How To Read All Those Symbols On Your Beauty Products

September 20, 2020

It sounds so basic, right? If you can read a written language you can surely read beauty product packaging? And although that might be true for brand names and product titles, flip around any product in your bathroom and you’ll almost certainly see a collection of symbols that all mean different but rather important things.

These symbols show you key information at a quick glance, so it’s worth learning what these few simple logos really mean.

Reverse of beauty packaging with symbols

Period After Opening (PAO) – little jar with the lid off, number on side

I’m starting with this one because it blew my mind when I first learnt about it. This is something that you will see on almost every beauty product and it’s kind of an alternative to an expiration date. It’s shown by a tiny jar with the lid open and a number and letter inside (or directly next to the jar) which indicates the amount of time after opening that the product is best used within. The letter is usually ‘M’ for months, so a body cream with ‘12M’ is best used within 12 months of opening. Or an eye cream with ‘3M’ should be used within 3 months of opening. The Joico Hair Oil in the photo above has a lifespan of 30 months after I open it.

Best Before End Date – the hourglass

This gives slightly different information to the PAO, the hourglass symbol with a calendar date next to it relates to the shelf life of the product. This means that regardless of whether it has been opened or not, the product should be used before that date. That’s not to say the product will necessarily have ‘gone bad’ after that date, but it could mean that it will no longer perform in the way it was suggested, for example, the active ingredients may no longer be effective after that period of time.

The Green Dot – more like two arrows making a circle, than a ‘dot’ but any who…

Okay, so for clarification, this symbol may indeed appear green but it means the exact same thing if it’s printed in other colours too. It indicates that the creator of the product has made some financial contribution to the recovery and/or the recycling of the packaging. Not to be mistaken for the next symbol, that although similar in appearance, is quite different in meaning.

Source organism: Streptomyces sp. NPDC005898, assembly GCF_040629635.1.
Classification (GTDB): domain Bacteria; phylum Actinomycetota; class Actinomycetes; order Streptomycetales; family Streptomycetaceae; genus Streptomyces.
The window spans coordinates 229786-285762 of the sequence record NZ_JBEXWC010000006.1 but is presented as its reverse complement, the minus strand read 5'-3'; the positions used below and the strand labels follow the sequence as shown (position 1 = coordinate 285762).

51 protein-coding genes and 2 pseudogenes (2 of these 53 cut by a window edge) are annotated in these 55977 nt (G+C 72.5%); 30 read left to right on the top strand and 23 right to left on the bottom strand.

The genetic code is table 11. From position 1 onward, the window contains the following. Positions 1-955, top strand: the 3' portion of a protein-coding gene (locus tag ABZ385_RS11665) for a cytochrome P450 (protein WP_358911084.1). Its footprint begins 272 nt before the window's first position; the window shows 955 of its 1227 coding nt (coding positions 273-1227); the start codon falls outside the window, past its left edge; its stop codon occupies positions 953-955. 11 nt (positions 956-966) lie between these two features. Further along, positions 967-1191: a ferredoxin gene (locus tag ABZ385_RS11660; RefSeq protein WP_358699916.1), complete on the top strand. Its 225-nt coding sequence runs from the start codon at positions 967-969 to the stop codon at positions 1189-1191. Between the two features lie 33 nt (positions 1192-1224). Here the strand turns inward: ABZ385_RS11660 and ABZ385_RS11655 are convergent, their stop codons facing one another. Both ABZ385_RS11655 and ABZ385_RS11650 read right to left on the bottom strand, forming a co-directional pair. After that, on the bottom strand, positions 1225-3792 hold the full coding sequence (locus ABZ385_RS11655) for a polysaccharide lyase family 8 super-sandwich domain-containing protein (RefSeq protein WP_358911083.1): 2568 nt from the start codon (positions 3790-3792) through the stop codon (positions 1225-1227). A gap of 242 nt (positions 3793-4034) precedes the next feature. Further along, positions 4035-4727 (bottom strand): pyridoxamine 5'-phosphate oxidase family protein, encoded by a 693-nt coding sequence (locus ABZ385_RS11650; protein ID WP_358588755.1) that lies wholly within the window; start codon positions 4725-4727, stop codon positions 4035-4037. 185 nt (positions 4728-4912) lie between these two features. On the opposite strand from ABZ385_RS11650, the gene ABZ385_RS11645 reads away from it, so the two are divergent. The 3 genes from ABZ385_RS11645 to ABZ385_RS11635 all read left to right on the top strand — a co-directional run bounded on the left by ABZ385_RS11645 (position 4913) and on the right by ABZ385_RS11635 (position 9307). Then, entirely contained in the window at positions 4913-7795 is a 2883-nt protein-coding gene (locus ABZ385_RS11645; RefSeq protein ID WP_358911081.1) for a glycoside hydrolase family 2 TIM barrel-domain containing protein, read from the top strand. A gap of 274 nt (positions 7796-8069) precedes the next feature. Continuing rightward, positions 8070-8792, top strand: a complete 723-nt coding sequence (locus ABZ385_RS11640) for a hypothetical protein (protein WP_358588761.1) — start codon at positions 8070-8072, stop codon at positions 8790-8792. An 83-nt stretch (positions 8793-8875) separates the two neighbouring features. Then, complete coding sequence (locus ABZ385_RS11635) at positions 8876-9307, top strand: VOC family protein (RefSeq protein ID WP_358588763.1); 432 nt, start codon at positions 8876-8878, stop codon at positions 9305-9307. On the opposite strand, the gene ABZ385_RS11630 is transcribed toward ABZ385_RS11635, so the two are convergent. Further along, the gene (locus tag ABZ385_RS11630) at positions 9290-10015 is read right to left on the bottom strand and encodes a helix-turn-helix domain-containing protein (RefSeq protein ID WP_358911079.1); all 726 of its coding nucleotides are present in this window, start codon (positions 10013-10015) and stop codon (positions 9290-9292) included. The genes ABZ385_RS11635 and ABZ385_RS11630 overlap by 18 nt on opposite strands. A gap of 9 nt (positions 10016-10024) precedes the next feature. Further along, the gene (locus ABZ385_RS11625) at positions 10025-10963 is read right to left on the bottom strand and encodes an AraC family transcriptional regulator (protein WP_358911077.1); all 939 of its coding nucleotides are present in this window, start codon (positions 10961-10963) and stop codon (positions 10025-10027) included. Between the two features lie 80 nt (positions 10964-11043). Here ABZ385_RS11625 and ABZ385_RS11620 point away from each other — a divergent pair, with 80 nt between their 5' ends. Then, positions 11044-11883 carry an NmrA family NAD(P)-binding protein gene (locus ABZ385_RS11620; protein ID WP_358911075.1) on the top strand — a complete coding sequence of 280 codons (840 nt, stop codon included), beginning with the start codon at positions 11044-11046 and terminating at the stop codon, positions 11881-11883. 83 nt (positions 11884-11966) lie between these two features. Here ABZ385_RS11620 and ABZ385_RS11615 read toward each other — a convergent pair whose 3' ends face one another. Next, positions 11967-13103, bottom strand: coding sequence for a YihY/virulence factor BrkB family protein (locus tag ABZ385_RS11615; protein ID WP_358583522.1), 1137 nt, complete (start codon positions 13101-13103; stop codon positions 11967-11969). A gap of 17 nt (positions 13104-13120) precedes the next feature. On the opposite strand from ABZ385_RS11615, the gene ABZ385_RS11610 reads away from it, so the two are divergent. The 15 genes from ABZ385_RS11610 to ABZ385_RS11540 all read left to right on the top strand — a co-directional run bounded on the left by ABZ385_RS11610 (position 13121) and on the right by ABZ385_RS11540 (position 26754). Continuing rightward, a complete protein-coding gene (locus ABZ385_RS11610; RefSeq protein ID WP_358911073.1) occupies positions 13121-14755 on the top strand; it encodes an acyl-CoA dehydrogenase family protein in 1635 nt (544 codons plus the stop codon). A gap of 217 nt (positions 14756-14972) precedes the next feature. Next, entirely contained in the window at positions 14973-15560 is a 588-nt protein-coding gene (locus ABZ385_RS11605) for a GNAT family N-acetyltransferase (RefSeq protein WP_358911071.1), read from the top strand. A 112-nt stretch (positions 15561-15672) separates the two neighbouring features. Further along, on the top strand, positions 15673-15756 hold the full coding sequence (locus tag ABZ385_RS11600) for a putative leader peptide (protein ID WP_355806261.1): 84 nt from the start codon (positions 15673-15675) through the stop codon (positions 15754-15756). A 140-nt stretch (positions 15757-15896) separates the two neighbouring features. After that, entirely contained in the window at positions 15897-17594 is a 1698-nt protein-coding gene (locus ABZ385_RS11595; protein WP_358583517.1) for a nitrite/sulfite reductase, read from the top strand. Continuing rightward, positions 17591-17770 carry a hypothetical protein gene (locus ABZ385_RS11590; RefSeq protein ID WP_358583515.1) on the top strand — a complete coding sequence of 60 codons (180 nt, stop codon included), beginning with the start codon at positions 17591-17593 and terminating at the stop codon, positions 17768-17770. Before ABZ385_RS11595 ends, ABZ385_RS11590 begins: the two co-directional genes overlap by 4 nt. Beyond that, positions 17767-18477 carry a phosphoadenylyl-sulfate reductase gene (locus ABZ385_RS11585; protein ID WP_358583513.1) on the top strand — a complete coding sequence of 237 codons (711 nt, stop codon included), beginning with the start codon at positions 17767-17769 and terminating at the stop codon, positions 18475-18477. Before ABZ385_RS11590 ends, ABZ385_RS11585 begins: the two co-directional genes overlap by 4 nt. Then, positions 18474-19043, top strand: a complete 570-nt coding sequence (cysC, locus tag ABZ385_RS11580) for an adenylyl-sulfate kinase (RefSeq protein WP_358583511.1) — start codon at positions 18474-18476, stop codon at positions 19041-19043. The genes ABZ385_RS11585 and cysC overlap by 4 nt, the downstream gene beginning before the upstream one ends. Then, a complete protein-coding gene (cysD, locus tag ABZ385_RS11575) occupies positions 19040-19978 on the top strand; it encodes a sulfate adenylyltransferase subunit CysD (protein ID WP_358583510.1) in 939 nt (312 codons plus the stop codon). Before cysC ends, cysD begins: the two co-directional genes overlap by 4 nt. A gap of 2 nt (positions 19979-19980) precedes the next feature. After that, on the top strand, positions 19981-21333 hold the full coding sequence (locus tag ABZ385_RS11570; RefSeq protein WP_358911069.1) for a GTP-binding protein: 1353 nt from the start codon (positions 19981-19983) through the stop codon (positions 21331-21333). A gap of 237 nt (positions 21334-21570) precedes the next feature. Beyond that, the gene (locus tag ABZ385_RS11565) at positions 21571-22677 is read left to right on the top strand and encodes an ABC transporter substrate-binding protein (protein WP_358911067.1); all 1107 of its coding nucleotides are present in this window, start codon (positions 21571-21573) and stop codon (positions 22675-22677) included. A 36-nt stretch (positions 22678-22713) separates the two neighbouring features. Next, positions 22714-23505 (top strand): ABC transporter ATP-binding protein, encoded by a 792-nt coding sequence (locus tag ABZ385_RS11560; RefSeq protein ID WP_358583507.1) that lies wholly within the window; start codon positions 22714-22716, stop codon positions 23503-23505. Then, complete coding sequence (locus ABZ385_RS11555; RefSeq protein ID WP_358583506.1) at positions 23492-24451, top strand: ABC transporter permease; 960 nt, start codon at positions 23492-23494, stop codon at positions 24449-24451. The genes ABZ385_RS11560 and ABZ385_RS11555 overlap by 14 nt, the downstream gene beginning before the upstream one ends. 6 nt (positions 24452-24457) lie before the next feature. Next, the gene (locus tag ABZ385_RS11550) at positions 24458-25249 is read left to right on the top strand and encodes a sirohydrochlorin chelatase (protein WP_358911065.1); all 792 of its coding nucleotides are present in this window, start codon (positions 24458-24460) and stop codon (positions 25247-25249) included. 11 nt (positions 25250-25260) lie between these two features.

Mobius Loop – three thick arrows making a triangle, no number in the middle

Represents packaging that can be recycled. Just remember that any remaining contents need to be rinsed or wiped out before you throw it in your recycling bin.

Plastic Coding System – thinner arrows than the Mobius Loop, with a number in the middle of the triangle

This is a reference system for the type of plastic the packaging is made out of, each number corresponds to a different type.

Refer to Insert – hand pointing into a book

This symbol literally means ‘refer to internal instructions’, this could be a leaflet or an informational card inside the packaging and is super common on small products that require more information than they can fit on the packaging. Like with a Vitamin A product where all the usage guidelines, side effect info and the full ingredient list can’t all fit on the tiny tube.

Lowercase ‘e’ – simply the letter ‘e’

This symbol is required by the European Union, but you will often see it on products purchased anywhere. It represents ‘estimation’ which indicates that the average volume of the weight of the product is consistent with the volume listed on the label. You should hope so, right? But apparently, it’s a requirement of the EU.

The Leaping Bunny – literally a jumping rabbit

This symbol is the only internationally recognised logo to denote a product that guarantees to customers that no animals (bunnies or otherwise) were tested on to create the product. Companies may only use this symbol on their packaging after it is independently certified by the CCIC (Coalition for Consumer Information on Cosmetics) that they do not conduct animal testing nor do they use any ingredients that are tested on animals.

Despite all the symbols, dates, and information on the packaging there is one important thing to remember that can’t be shown on packaging and that is to ‘use your senses’. If you’ve been using any product for any period of time and you notice a change in colour, scent, consistency or texture, be cautious. Humid bathrooms, leaving certain products in direct sunlight, or accidentally not closing packaging fully can all result in packaging not lasting the advertised amount of time. So please use the symbol as a guide, but trust your gut… or your eyes/nose in this case.

And finally, if you ever see any kind of growth in your products (eww, I know, but it happens more often than you’d like to think, especially with ‘green’ brands that don’t use preservatives such as parabens) then stop using the product immediately. But always take a photo and send it to the brand, it’s dangerous, and it’s important that they know how their products perform, especially if you haven’t had it for long and have stored it correctly.

How many of these did you know? I guarantee you that you’ll be flipping over the next product you pick up to check the symbols out of curiosity.

Comments (1)

Leave a comment

Your email address will not be published.

Prev Post

Sunday Riley Blue Moon

Review: Sunday Riley Blue Moon Cleansing Balm

September 16, 2020

Next Post

Aspect Skincare Extreme B17 Serum

Review: Aspect Extreme B17 Serum

September 23, 2020